ST. PAUL, Minn. (WCCO) — The Minnesota House passed an emergency aid package Thursday evening for more than 100,000 Minnesotans who’ve been hit by huge spikes in their monthly health care premiums. The measure now heads to committee, where differences between the House and Senate versions will be reconciled.

State lawmakers are rushing to get a plan in place before the open enrollment period ends on Jan. 31.

More than 125,000 Minnesotans are facing monthly premium rate hikes up to 68 percent. Those people aren’t rich, but they make too much money to qualify for tax subsidies that could help lower their monthly premiums. Now, they’re running out of time.

State lawmakers all agree they want to deliver 25 percent rebates to families hit hard by the rate hikes, but they can’t agree on how to help. Republicans are now trying to include health care reforms to a system they never liked.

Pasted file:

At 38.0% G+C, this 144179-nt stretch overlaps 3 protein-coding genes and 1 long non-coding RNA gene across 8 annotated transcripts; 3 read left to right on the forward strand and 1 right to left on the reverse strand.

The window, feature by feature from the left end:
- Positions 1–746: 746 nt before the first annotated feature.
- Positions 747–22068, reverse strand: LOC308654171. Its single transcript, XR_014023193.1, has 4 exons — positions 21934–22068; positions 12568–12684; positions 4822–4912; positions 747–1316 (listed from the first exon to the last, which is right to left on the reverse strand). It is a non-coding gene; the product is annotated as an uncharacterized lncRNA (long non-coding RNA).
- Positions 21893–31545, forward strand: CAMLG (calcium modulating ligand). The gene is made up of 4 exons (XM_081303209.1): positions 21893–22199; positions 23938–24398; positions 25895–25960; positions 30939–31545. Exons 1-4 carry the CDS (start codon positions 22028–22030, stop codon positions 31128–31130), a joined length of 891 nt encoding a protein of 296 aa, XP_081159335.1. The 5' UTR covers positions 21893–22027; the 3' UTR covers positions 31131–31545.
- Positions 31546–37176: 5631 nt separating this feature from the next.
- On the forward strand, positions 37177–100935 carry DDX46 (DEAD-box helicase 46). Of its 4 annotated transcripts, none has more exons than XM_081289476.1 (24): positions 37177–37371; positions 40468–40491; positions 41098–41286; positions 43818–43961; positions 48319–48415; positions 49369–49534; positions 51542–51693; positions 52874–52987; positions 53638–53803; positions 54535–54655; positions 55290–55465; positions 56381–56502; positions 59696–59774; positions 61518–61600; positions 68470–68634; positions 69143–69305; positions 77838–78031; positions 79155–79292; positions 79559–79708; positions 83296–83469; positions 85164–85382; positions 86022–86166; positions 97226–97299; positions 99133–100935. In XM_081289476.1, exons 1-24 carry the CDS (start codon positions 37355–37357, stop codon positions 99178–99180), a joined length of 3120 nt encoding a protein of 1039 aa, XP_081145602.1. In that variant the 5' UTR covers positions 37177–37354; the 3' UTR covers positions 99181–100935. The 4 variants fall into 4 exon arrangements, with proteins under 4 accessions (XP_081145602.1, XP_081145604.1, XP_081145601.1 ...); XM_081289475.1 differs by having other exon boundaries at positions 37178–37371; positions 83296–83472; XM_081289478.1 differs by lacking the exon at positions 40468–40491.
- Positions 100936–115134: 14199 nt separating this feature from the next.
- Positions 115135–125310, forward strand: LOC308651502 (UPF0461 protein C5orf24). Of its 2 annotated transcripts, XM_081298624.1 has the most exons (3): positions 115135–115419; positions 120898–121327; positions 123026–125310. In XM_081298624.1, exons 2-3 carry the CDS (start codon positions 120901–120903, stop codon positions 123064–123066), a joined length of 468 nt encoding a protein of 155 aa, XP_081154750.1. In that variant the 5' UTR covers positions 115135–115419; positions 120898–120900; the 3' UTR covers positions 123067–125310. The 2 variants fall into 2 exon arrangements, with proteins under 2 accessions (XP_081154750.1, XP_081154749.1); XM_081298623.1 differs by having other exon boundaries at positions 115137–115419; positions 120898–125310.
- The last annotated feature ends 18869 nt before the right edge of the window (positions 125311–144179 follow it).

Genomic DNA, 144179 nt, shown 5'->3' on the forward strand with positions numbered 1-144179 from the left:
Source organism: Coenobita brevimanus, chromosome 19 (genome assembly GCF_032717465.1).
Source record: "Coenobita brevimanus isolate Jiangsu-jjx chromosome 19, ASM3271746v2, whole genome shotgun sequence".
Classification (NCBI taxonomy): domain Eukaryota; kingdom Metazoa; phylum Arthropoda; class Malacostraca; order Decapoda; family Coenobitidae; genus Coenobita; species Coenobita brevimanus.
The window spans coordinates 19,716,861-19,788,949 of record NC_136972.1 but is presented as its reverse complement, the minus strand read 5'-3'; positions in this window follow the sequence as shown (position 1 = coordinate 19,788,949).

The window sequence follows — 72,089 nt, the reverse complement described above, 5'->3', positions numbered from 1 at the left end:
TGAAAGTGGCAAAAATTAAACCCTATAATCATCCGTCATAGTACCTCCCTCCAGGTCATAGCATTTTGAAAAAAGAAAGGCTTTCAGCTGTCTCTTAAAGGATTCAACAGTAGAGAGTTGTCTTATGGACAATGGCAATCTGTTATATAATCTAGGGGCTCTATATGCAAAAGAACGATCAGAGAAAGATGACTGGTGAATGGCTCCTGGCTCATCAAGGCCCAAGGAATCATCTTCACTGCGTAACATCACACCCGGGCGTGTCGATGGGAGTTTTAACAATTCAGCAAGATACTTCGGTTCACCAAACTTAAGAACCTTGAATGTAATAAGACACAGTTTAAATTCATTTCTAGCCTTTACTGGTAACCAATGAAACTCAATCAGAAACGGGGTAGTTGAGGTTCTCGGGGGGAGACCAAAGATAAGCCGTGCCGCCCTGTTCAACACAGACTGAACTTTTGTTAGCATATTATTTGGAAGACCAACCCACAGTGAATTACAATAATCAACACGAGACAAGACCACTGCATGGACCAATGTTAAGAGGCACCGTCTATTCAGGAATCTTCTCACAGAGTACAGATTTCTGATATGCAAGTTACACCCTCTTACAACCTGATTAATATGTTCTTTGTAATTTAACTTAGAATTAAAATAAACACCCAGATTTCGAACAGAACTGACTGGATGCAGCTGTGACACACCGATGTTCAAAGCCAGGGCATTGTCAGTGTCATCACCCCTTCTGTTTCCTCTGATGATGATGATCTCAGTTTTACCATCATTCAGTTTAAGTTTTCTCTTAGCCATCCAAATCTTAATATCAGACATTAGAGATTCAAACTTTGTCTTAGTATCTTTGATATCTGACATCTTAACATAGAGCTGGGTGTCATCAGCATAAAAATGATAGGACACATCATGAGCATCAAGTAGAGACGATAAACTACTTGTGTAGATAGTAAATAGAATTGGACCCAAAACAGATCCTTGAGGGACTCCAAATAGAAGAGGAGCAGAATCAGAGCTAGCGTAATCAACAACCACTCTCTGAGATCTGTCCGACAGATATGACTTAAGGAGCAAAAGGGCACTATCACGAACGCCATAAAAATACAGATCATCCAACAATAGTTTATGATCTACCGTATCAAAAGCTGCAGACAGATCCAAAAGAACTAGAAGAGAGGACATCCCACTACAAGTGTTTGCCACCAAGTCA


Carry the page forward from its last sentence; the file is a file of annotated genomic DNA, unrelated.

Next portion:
“There is language in here that will help people get to a doctor closer, and help people continue what could potentially be a life-saving cancer treatment, or other treatment,” Republican Speaker of the House Kurt Daudt said.

The House bill provides 25 percent monthly premium rebates administered by the state based on income. The more you make, the less of a rebate you get. Democratic Governor Mark Dayton says that income testing is too time-consuming. He wants the insurance companies to simply deduct 25 percent from the consumers’ bills.

At a news conference Wednesday, Democratic leaders said Republicans are playing politics with people.

“They won the election. They have the House. They have the Senate. This was a hot topic in the election,” Democratic House Minority Leader Melissa Hortman said. “So take your win, and feel good about that, but now let’s do relief and not hold these families up.”

One of those families is Sheri Sexton’s. She’s a dairy farmer in Millville, and saw her premiums rise $600 a month. She says she’s had enough of Republicans and Democrats.

“It makes everybody disgusted,” she said. “Beyond that point, you know, what else can you do?”

There has been a surprising amount of animosity over the measure when most lawmakers agree something needs to be done. A final agreement will likely emerge at the end of next week, at the earliest.

Pat Kessler

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